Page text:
The book is already speaking to me deeply. His first example of geeks exerting their influence was in the UK libel case against Simon Singh a couple of years ago, which I blogged about. Henderson is right, I thought. We have a powerful means to back up our opinions. Why should we let lawyers and business students run the show all the time?
I’m obviously going to read the rest of the Manifesto with excitement. But I’ve already started looking into forums or other sources of information here in Australia that are trying to include more science into politics. Maybe this is the time for us to shift national policy and debate into something more rational.
- Science in Public is a science communication company, kind of a geek PR
- Professor Ian Chubb is the “Chief Scientist for Australia [which provides] high-level independent advice to the Prime Minister and other Ministers on matters relating to science, technology and innovation. They also hold the position of Executive Officer of the Prime Minister’s Science, Engineering and Innovation Council to identify challenges and opportunities for Australia that can be addressed, in part, through science. An equally important part of the role of Chief Scientist for Australia is to be a champion of science, research and the role of evidence in the community and in government. Finally, the Chief Scientist is a communicator of science to the general public, with the aim to promote understanding of, contribution to and enjoyment of science and evidence-based thinking.”
- Many universities have centres for public policy; I’d be interested to find out if science awareness features in them.
I’m not much for music festivals anymore. Gettin’ too old. Can’t be bothered for the couple of bands in the lineup I’d care to see.
But when I saw that Harvest Festival is intentionally billing itself as something other than a sun-baked piss-up for teenagers – that is, a proper festival about good music – I paid attention.
When I saw the lineup, I bought tickets ASAP. You should too, if you’re old like me, or tired of the same party bands on the same tours.
- The National
- The Flaming Lips
- Bright Eyes
- TV on the Radio
- Clap Your Hands Say Yeah
- Hypnotic Brass Ensemble
- Holy Fuck
- Mercury Rev
- Death In Vegas
- The Walkmen
- and many more
Last Saturday was a sunny, glorious day. We decided to take a drive, and headed up to the Hawkesbury. We’d spent some time here last year and found it very peaceful and quite remote, despite being not all that far from the city.
Our destination was The Settler Arms in St Albans, an old pub that had a nice, quiet courtyard, their own hand-pumped ale, and good food.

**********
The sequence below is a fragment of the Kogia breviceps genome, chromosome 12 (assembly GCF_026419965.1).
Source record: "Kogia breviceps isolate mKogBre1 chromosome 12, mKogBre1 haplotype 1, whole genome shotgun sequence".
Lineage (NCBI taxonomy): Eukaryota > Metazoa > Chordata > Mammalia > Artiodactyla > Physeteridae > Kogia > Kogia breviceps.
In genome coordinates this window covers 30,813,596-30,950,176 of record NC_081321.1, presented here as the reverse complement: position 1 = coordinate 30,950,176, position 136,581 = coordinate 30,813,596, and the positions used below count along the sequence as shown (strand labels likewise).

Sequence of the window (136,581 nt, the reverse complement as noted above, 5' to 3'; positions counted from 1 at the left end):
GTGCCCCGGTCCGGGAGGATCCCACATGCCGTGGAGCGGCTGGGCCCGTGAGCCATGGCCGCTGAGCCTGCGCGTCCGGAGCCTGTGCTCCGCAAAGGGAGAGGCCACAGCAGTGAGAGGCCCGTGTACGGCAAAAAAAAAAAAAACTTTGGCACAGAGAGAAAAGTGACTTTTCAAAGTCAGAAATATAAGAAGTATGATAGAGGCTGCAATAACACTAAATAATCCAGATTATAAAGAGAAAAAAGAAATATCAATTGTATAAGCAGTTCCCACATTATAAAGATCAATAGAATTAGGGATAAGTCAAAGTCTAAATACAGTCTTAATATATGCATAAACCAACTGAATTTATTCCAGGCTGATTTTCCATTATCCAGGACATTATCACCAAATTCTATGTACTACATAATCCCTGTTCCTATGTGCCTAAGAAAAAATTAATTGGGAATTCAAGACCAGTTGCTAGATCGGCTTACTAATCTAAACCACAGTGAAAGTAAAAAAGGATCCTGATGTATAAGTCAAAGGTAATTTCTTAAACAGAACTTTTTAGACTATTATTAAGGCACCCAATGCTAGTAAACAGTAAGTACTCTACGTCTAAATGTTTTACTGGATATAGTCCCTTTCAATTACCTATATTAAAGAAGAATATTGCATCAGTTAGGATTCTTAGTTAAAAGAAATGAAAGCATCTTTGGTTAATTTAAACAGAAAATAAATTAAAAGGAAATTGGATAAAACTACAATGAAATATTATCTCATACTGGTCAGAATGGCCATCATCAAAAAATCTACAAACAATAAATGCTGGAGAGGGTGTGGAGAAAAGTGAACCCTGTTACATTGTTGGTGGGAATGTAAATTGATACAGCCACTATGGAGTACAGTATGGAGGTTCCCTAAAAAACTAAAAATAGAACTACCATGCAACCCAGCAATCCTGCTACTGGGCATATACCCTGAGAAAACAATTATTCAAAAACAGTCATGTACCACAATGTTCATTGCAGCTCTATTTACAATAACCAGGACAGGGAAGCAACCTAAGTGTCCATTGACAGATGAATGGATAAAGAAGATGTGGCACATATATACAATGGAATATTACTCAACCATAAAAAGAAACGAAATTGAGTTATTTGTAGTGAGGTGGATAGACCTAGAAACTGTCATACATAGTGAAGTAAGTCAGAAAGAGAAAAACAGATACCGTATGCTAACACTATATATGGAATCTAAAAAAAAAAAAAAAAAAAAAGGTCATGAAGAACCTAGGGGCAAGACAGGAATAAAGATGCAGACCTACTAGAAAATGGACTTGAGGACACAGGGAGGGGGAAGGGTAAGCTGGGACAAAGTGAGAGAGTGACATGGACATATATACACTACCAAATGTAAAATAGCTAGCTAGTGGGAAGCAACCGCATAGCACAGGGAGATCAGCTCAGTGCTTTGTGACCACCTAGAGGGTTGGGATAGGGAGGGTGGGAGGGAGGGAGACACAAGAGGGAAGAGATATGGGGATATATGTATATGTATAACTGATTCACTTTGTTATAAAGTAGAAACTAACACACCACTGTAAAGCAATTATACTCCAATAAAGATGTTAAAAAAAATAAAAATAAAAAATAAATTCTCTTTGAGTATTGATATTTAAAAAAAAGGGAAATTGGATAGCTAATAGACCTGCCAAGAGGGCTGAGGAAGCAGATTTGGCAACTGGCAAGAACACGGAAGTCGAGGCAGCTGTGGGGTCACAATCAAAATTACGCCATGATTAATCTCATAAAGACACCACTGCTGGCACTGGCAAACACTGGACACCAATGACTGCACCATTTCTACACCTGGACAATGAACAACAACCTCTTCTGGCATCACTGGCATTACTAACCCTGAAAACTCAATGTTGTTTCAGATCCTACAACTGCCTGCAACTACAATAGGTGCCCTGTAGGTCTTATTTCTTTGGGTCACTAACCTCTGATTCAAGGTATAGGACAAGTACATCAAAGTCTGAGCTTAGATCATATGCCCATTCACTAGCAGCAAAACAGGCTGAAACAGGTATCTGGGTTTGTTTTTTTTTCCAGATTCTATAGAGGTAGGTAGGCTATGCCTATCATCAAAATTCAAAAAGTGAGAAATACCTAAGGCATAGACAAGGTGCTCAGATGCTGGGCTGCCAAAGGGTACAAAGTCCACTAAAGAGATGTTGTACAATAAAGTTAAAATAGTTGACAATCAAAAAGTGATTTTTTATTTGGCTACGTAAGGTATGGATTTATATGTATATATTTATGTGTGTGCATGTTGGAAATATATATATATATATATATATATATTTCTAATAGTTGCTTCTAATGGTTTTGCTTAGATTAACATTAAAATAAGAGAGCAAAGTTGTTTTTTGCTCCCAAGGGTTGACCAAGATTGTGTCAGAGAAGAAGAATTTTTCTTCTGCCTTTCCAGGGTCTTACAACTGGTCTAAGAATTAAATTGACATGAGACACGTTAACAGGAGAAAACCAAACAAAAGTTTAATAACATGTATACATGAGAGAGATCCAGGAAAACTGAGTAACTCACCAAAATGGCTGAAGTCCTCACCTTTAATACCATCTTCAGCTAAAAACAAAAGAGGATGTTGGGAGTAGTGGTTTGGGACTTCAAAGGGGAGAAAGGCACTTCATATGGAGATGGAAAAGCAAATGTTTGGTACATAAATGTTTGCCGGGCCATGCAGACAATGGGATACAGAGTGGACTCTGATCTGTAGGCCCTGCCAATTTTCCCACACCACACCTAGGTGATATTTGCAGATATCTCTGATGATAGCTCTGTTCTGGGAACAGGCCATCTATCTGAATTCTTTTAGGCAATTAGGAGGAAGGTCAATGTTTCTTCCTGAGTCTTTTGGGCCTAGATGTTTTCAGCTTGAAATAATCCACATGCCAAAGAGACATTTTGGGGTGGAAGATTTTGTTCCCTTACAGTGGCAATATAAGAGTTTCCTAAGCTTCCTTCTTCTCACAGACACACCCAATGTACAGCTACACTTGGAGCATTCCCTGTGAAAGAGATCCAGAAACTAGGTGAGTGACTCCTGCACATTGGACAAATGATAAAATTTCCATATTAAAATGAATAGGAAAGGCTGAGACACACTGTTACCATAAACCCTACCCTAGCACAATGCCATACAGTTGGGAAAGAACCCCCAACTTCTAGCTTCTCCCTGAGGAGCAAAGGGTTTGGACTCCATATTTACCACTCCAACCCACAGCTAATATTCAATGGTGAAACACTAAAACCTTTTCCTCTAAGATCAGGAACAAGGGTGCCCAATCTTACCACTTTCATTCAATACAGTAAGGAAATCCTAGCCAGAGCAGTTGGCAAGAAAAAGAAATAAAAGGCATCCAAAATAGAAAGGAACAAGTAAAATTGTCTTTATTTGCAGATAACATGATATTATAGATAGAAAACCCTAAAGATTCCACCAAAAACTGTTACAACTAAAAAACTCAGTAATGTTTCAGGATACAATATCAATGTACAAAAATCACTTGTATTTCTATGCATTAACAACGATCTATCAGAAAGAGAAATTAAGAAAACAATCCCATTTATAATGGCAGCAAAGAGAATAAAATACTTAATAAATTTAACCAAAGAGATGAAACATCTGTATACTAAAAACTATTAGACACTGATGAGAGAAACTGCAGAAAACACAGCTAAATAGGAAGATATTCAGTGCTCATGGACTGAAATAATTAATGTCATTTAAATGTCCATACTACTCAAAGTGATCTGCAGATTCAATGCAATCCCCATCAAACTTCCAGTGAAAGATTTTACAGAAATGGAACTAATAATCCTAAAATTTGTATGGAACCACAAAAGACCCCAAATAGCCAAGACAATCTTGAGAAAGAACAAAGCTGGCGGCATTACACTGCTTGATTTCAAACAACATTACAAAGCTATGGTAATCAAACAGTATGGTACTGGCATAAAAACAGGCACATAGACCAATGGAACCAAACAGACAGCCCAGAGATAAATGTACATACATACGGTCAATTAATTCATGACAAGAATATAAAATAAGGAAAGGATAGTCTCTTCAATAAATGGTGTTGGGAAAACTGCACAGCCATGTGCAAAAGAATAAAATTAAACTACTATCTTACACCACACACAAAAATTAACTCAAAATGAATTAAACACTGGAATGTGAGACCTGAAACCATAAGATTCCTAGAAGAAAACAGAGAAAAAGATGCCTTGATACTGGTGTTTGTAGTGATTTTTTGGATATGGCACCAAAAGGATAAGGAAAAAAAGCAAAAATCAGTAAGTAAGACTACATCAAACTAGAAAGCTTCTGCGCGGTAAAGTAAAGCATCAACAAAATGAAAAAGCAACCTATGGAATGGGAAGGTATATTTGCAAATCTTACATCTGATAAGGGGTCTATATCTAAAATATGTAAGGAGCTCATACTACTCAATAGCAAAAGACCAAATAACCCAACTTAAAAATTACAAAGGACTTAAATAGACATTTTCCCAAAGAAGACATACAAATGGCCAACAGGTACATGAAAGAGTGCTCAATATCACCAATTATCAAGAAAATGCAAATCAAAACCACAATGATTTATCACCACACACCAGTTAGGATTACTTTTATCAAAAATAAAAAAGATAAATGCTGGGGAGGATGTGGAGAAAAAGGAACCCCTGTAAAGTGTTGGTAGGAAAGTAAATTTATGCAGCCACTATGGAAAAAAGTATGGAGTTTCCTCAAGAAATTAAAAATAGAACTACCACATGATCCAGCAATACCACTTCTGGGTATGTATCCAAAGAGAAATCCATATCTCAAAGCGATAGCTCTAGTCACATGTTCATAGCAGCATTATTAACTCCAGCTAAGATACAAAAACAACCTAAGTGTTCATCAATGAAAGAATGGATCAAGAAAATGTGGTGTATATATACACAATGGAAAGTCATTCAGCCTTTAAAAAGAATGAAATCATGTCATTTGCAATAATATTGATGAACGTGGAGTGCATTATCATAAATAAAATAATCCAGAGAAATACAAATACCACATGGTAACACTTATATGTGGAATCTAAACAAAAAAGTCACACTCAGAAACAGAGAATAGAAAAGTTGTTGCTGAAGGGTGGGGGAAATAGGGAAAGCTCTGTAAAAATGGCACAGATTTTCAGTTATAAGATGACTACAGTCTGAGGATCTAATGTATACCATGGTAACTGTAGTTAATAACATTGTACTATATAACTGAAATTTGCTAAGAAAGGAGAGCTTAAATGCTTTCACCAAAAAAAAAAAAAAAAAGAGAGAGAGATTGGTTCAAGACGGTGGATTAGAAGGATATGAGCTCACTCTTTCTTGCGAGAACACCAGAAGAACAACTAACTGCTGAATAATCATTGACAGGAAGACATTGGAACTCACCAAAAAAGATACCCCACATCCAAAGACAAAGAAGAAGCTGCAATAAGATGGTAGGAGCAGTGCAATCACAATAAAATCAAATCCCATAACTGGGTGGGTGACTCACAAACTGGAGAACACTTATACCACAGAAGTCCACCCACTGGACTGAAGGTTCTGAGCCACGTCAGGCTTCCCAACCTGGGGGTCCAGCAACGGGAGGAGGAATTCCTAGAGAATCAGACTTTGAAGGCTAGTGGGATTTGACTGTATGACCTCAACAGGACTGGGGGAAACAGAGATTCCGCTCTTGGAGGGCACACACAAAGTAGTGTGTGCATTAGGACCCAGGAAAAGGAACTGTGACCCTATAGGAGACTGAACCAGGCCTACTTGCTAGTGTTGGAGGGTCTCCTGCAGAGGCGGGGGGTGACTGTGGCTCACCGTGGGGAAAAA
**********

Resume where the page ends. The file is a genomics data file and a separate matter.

I was therefore quite surprised when we rolled up and saw huge crowds of people, cars, and tents all around the pub. It turns out the St Albans Folk Festival was on that weekend.
This actually worked out very well. We had our beer and our lunch, but were also vastly entertained by the spontaneous concerts that broke out around the pub courtyard. There was a tented, ticketed area where performers put on official shows but it seems the performers were quite happy to practice just about anywhere between sets. You couldn’t turn around without hearing some beardy bloke with a fiddle playing a tune, or tripping over a banjo and guitar session that went on and on. There was even Morris dancing.
It was a great vibe, so we stayed a couple of hours, listening to everything we could. It was an unexpected musical benefit to wat was already a nice driving day.
Real life has been demanding all my attention recently. Here’s a short one on the scence of seafood genetics.
Australian scientists have created a tiger prawn that grows 20% faster than other similar prawns. But just as breeding other valuable types of animals is lucrative business only if you can protect that genetic legacy, those scientists are looking at ways of ensuring others can’t just duplicate their work.
The Australian Scientific and Technological Societies have done a survey of basic scientific literacy of the population.
The media is, expectedly, ringing alarm bells as though it’s the end of intelligent thought in this country. My first response was that the results weren’t actually too bad: two-thirds of people knew that humans and dinosaurs did not co-exist. The ABC frets that only about 4% of those surveyed got everything right, but that was largely due to one question on how much of the world’s water is fresh.
But maybe my expectations are too low. The survey does say that a third of people do think we were the Flintstones, living side-by-side with brontosaurs. Twenty-eight percent of people think it takes the Earth a day to go around the sun. These were pretty basic concepts. And even the freshwater question, which I reckon would be the hardest one to estimate for most people (although easiest for people familiar with multiple-choice tests), means that the general public doesn’t recognise the scale of water availability issues around the world.
You can see the survey here [PDF] and read the Societies’ report on the results here [PDF].